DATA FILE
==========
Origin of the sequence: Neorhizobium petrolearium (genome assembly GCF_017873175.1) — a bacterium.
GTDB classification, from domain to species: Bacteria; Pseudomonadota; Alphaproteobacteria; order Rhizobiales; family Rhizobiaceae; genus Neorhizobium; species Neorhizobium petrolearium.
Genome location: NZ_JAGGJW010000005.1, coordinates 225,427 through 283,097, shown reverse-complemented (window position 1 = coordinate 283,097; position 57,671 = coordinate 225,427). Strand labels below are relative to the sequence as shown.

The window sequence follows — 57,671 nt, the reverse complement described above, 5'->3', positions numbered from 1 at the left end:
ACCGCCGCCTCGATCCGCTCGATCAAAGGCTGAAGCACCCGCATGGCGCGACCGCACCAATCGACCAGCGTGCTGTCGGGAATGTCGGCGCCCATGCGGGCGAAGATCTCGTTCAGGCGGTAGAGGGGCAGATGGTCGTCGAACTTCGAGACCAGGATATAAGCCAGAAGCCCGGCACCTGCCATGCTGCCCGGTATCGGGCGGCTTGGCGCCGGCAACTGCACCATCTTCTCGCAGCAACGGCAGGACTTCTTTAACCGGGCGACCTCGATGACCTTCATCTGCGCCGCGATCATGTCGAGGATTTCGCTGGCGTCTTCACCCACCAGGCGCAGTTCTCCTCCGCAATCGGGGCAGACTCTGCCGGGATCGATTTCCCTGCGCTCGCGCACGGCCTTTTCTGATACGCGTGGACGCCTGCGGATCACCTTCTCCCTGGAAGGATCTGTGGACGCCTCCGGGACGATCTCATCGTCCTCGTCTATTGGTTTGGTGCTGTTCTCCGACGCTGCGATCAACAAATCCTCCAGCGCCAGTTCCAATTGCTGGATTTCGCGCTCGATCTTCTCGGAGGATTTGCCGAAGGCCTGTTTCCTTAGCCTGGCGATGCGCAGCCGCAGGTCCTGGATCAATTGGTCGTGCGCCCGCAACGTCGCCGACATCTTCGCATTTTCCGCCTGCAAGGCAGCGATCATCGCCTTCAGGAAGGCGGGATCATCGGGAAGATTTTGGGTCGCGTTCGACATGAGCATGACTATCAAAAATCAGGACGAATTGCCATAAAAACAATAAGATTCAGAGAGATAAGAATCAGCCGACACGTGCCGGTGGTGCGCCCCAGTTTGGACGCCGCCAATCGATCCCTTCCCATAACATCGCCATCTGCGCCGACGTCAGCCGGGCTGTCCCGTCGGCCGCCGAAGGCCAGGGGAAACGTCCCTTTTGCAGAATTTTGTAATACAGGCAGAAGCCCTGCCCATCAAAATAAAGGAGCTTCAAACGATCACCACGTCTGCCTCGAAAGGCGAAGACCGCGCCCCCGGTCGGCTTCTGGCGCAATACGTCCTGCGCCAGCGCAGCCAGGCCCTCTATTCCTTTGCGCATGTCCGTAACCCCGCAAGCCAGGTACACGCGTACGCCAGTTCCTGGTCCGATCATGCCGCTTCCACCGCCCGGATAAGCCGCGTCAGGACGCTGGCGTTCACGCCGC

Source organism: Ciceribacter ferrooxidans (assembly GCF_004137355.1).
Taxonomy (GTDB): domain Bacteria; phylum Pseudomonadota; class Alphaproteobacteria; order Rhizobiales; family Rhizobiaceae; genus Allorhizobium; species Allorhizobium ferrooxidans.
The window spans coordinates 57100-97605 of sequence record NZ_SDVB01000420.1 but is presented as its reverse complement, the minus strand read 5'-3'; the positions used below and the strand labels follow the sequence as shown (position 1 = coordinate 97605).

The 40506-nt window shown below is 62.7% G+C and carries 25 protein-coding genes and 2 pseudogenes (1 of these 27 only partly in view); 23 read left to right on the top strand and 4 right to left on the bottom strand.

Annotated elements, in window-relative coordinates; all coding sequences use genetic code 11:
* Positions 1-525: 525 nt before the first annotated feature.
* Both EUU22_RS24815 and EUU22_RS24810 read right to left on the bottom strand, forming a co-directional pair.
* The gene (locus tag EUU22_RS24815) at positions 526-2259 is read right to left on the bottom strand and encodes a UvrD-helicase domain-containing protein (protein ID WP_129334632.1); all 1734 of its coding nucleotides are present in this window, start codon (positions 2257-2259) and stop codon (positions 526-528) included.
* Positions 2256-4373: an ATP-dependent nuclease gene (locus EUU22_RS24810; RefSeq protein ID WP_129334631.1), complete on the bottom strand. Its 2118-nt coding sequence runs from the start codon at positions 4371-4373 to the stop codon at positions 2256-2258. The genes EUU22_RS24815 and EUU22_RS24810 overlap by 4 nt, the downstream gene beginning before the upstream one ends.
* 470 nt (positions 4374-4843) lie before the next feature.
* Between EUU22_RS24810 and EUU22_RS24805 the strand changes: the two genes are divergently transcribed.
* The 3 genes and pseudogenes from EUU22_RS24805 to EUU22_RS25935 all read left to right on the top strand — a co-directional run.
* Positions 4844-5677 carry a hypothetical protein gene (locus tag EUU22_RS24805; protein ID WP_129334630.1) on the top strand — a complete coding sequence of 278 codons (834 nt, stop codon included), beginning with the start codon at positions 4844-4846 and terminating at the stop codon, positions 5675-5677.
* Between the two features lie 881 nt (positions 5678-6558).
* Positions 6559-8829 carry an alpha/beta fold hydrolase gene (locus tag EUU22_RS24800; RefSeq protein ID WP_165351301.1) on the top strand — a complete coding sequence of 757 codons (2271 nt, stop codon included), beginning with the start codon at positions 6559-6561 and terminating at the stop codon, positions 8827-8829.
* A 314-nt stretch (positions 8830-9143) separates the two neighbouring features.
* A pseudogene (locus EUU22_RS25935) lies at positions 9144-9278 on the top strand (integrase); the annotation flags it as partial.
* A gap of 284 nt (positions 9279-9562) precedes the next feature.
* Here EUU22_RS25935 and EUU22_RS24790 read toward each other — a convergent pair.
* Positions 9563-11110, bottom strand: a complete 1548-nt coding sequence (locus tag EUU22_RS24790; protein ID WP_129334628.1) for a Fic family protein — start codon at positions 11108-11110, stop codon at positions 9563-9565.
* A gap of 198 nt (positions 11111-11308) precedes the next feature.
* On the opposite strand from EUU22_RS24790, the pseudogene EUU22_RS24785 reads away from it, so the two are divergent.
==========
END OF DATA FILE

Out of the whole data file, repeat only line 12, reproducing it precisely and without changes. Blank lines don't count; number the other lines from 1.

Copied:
* Both EUU22_RS24815 and EUU22_RS24810 read right to left on the bottom strand, forming a co-directional pair.